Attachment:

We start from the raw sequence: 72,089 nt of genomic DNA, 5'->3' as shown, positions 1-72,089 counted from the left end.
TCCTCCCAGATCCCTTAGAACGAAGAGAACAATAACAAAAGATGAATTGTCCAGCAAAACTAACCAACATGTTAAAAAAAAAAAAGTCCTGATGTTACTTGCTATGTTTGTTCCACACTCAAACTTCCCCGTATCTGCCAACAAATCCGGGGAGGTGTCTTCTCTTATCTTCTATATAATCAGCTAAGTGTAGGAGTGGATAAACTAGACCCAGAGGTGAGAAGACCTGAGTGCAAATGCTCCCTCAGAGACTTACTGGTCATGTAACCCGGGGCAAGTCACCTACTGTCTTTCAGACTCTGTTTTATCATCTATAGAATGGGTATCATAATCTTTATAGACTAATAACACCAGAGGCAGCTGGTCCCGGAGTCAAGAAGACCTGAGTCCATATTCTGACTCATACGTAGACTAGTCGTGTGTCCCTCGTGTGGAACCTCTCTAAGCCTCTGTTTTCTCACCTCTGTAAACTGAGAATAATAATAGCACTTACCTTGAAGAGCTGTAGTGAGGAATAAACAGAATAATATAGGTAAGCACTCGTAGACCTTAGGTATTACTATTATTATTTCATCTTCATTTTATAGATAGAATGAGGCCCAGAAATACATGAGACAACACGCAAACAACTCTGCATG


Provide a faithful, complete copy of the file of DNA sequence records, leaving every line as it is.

We start from the raw sequence: 72,089 nt of genomic DNA, 5'->3' as shown, positions 1-72,089 counted from the left end.
TCCTCCCAGATCCCTTAGAACGAAGAGAACAATAACAAAAGATGAATTGTCCAGCAAAACTAACCAACATGTTAAAAAAAAAAAAGTCCTGATGTTACTTGCTATGTTTGTTCCACACTCAAACTTCCCCGTATCTGCCAACAAATCCGGGGAGGTGTCTTCTCTTATCTTCTATATAATCAGCTAAGTGTAGGAGTGGATAAACTAGACCCAGAGGTGAGAAGACCTGAGTGCAAATGCTCCCTCAGAGACTTACTGGTCATGTAACCCGGGGCAAGTCACCTACTGTCTTTCAGACTCTGTTTTATCATCTATAGAATGGGTATCATAATCTTTATAGACTAATAACACCAGAGGCAGCTGGTCCCGGAGTCAAGAAGACCTGAGTCCATATTCTGACTCATACGTAGACTAGTCGTGTGTCCCTCGTGTGGAACCTCTCTAAGCCTCTGTTTTCTCACCTCTGTAAACTGAGAATAATAATAGCACTTACCTTGAAGAGCTGTAGTGAGGAATAAACAGAATAATATAGGTAAGCACTCGTAGACCTTAGGTATTACTATTATTATTTCATCTTCATTTTATAGATAGAATGAGGCCCAGAAATACATGAGACAACACGCAAACAACTCTGCATG